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Whatever it takes

The play that energized and excited cornerback Joe Haden as much if not more than any other during the Steelers’ 41-17 win over Atlanta was one on which Haden wasn’t asked to shadow Falcons wide receiver Julio Jones.

On third-and-9 from the Atlanta 22-yard line late in the third quarter, Jones motioned away from Haden, who had been following Jones to the left or right side of the field with regularity but not into the slot.

Jones ran an out-route and wound up being bracketed along the sideline by cornerback Mike Hilton and safety Sean Davis.

Quarterback Matt Ryan’s pass for Jones ended up high and incomplete.

Haden was as elated.

“There was a lot of communicating going on,” he explained. “(Jones) motioned down, so then me, Mike and ‘S.D.’ (Davis) were all working basically a technique together. It worked out the same way it worked out in practice, that’s why I was just happy that everybody was just talking, everybody had it covered. They tried to throw it over to what we expected to happen and it was incomplete.

“A film-study thing that happened in the game, something we studied, it made me happy.”

Haden said traveling with Jones was the second such assignment he’s undertaken with the Steelers, after having followed the Texans’ DeAndre Hopkins last Dec. 25 in Houston.

Should Haden be asked to work a similar brand of magic on the Bengals’ A.J. Green this Sunday in Cincinnati, it won’t be the first time.

Haden entered the NFL as a first-round pick of the Browns in 2010 and played in Cleveland until last season.

Green was drafted on the first round by the Bengals in 2011.

“We’ve had battles, plenty of battles,” Haden said. “They had me following him the same way I’d follow ‘A.B.’ (wide receiver Antonio Brown when the Browns played the Steelers).”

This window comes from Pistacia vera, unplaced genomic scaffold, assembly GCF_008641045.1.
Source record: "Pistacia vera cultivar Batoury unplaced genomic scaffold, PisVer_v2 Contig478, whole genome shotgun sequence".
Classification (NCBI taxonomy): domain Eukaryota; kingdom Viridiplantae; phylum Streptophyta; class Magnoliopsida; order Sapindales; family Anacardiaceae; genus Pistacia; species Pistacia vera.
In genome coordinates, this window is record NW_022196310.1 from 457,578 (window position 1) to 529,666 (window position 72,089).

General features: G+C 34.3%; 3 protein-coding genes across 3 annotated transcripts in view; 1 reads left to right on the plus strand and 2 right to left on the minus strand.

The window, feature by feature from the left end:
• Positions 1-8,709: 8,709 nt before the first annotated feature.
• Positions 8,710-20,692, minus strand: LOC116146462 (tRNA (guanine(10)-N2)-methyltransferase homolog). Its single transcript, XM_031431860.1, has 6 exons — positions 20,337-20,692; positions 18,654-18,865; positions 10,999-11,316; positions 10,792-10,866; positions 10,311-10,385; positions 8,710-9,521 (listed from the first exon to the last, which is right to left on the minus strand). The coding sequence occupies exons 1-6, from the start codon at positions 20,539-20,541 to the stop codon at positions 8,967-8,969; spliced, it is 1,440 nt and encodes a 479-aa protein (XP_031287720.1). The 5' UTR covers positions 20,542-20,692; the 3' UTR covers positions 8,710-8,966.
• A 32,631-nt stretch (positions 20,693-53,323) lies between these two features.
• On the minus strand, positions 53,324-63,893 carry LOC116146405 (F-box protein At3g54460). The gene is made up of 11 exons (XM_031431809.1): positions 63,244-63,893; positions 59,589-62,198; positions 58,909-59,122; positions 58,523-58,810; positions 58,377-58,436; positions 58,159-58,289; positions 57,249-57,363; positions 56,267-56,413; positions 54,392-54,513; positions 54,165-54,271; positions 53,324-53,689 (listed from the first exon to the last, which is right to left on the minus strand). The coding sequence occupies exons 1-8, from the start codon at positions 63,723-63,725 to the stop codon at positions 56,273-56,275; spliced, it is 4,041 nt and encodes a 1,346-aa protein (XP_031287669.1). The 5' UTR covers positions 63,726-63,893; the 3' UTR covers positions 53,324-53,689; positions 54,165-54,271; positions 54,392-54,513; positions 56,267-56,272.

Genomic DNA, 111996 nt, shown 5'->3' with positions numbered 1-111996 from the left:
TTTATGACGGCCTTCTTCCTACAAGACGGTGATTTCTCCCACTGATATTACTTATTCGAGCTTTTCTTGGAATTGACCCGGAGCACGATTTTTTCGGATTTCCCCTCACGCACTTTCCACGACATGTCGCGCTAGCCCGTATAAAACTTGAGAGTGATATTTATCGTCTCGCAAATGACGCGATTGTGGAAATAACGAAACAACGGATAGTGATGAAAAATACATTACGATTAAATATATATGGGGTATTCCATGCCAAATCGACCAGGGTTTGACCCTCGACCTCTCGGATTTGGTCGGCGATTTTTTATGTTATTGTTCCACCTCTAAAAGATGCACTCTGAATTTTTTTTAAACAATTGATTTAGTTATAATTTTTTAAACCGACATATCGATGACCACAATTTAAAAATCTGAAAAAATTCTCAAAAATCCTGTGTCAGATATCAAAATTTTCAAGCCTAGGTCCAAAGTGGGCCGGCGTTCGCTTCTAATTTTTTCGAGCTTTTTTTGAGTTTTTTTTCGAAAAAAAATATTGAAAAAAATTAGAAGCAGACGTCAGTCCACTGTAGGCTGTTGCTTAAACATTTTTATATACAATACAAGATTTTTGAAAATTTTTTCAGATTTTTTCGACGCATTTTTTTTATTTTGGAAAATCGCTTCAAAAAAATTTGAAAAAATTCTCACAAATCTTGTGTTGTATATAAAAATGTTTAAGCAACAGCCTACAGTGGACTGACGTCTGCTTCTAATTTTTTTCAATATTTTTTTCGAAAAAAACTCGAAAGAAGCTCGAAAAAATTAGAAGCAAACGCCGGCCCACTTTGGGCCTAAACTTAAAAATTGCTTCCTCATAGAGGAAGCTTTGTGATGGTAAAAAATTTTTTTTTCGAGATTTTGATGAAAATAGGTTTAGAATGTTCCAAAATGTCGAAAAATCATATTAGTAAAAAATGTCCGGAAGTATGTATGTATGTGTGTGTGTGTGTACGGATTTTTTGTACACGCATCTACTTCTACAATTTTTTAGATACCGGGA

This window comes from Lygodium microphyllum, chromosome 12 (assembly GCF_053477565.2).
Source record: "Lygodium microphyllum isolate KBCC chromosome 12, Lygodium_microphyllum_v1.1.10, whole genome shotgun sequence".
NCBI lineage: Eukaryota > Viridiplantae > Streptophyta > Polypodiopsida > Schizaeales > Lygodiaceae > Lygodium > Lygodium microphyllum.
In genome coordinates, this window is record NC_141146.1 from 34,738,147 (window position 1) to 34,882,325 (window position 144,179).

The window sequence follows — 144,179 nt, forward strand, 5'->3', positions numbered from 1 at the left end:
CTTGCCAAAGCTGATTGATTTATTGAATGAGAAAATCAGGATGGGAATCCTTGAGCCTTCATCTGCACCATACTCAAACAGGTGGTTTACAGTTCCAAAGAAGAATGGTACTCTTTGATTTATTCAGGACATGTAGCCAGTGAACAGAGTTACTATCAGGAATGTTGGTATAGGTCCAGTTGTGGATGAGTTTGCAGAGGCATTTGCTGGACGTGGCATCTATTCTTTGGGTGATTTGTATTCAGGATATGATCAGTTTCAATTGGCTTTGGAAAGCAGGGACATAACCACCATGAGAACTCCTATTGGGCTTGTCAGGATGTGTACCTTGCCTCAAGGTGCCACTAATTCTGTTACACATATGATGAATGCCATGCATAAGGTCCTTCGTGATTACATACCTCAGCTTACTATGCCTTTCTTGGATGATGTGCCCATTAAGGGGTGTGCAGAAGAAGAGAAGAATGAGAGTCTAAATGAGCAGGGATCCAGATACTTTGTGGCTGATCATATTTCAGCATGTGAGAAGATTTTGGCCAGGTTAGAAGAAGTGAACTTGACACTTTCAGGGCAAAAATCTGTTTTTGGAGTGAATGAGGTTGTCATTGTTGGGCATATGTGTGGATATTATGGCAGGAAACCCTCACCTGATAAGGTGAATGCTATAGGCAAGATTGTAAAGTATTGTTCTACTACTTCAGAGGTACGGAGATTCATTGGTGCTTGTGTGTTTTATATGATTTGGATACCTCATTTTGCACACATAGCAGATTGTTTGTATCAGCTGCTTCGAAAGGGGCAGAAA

Haden, 5-foot-11, 195 pounds, feels more at home in a matchup against a receiver the size of Jones (6-3, 220) or Green (6-4, 210) than he does ones similar to Brown (5-10, 181) in stature.

“The bigger guys, it’s easier to be able to get your hands on them,” Haden said. “The dudes that are more my size, (the Giants’) Odell (Beckham Jr.), ‘A.B,’ they’re a little quicker so you kinda miss them off the line.

“The bigger dudes, there’s just more frame you can get your hands on.”

Head coach Mike Tomlin has said such decisions depend on the “trickle-down effect” from week to week.

“It’s a multi-layered discussion and it’s not just about the person that you’re working to neutralize,” Tomlin maintained.

Haden will enthusiastically support whatever the gameplan dictates.

“I just want to do whatever the team wants me to do,” he said. “If they feel like that’s something that’s going to help us win, I’m ready to do it. Whatever ‘Coach T.’ tells us, I’m down. I don’t mind following at all, that’s something I look forward to doing. But if that’s something that he doesn’t have in the plan, then it is what it is.

“He knows where my head’s at. He knows whenever he comes to me he knows I’m ready to accept any challenge. My choice, I’d do it every time. But it’s on ‘Coach T.,’ whatever he wants to do.”

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